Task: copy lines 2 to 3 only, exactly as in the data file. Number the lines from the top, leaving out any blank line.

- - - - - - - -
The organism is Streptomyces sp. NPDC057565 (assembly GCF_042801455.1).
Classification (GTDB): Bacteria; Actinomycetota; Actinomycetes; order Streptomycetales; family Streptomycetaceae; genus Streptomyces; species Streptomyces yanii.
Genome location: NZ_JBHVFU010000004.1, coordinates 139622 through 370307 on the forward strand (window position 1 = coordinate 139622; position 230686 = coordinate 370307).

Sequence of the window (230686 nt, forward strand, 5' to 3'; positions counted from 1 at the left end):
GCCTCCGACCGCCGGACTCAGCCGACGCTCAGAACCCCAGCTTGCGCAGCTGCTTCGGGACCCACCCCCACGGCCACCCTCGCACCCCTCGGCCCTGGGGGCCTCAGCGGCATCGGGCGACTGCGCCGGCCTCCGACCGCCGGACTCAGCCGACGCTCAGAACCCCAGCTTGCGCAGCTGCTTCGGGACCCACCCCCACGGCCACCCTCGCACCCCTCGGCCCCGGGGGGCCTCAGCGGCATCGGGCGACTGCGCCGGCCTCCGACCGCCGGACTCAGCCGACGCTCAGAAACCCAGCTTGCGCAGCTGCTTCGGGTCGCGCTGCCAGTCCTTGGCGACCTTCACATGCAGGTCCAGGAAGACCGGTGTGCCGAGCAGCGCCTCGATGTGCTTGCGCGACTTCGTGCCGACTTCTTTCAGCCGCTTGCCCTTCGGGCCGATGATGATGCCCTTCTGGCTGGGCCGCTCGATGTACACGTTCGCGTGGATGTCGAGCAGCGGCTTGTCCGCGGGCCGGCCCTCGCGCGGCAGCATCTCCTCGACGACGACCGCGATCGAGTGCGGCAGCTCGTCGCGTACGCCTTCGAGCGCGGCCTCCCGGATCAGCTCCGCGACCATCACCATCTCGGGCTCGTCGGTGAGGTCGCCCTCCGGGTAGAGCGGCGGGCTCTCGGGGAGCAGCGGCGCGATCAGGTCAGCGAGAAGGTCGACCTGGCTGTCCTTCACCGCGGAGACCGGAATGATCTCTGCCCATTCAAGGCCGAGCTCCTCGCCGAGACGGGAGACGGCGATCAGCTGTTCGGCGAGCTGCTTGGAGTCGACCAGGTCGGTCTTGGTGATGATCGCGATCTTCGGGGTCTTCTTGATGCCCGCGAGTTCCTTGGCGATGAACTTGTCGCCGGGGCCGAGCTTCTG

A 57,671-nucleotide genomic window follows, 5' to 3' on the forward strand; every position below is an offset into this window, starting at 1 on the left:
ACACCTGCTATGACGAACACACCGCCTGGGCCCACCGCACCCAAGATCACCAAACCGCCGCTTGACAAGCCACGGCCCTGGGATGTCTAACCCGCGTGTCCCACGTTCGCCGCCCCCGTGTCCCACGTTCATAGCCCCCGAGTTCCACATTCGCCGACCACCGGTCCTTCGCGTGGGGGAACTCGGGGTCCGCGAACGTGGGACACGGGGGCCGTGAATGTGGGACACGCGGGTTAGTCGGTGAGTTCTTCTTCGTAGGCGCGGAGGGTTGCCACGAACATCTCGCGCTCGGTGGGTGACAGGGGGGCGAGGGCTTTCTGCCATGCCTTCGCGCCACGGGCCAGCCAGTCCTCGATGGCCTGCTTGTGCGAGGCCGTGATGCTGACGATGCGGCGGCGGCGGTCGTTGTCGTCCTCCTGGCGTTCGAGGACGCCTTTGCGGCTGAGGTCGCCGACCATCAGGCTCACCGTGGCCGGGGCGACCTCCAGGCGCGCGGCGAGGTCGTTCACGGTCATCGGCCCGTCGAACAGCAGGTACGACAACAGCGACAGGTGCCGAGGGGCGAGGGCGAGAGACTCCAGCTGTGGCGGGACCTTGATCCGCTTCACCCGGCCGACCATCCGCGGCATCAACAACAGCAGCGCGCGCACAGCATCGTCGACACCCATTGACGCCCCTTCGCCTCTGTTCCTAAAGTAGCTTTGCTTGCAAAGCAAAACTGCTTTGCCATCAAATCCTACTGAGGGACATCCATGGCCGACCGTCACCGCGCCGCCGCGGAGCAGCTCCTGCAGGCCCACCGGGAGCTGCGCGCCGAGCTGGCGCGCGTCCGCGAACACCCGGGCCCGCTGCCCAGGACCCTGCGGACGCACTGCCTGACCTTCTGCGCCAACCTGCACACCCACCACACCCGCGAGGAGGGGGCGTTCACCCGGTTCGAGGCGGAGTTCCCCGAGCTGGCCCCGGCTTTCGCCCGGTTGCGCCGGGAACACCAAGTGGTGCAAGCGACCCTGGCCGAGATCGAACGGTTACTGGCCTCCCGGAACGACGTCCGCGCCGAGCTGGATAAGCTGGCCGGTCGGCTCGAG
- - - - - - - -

Classification (GTDB): Bacteria; Actinomycetota; Actinomycetes; order Streptomycetales; family Streptomycetaceae; genus Streptomyces; species Streptomyces yanii.
Genome location: NZ_JBHVFU010000004.1, coordinates 139622 through 370307 on the forward strand (window position 1 = coordinate 139622; position 230686 = coordinate 370307).